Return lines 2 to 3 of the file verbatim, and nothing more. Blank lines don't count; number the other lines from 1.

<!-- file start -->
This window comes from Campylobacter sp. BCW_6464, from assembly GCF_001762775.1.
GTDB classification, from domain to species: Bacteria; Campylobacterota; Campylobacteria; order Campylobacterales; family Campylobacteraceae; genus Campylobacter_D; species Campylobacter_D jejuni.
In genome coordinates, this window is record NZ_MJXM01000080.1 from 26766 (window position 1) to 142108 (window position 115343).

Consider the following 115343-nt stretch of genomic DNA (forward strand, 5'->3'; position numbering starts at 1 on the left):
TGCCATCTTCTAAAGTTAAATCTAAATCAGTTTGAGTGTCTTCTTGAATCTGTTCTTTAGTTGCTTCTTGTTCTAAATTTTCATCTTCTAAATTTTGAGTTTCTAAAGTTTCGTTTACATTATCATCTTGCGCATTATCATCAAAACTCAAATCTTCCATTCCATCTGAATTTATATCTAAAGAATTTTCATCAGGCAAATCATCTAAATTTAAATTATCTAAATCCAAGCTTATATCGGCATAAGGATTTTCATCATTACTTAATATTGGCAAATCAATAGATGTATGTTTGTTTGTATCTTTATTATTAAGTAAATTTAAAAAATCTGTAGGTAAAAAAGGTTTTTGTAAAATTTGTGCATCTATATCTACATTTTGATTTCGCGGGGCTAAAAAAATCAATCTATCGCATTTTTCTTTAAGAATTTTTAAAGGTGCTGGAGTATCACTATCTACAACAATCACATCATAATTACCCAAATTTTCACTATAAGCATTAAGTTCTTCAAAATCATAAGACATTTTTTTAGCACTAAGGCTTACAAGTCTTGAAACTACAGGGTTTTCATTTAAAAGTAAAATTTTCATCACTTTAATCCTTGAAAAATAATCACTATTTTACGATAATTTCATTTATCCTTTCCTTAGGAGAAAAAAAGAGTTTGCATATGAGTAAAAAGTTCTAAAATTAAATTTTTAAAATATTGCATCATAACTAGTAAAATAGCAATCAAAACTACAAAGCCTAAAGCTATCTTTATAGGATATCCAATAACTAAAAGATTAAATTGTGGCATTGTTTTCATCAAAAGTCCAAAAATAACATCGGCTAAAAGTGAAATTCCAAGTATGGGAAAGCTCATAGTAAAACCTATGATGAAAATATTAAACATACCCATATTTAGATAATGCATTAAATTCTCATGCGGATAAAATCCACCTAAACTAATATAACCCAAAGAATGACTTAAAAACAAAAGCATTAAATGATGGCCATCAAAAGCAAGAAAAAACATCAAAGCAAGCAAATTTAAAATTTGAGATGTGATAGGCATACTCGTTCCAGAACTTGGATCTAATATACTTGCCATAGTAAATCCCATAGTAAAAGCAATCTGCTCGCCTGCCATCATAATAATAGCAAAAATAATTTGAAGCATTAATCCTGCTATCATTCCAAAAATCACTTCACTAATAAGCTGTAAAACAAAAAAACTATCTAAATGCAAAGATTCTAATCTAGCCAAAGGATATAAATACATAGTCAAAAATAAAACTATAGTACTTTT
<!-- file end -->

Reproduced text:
GTDB classification, from domain to species: Bacteria; Campylobacterota; Campylobacteria; order Campylobacterales; family Campylobacteraceae; genus Campylobacter_D; species Campylobacter_D jejuni.
In genome coordinates, this window is record NZ_MJXM01000080.1 from 26766 (window position 1) to 142108 (window position 115343).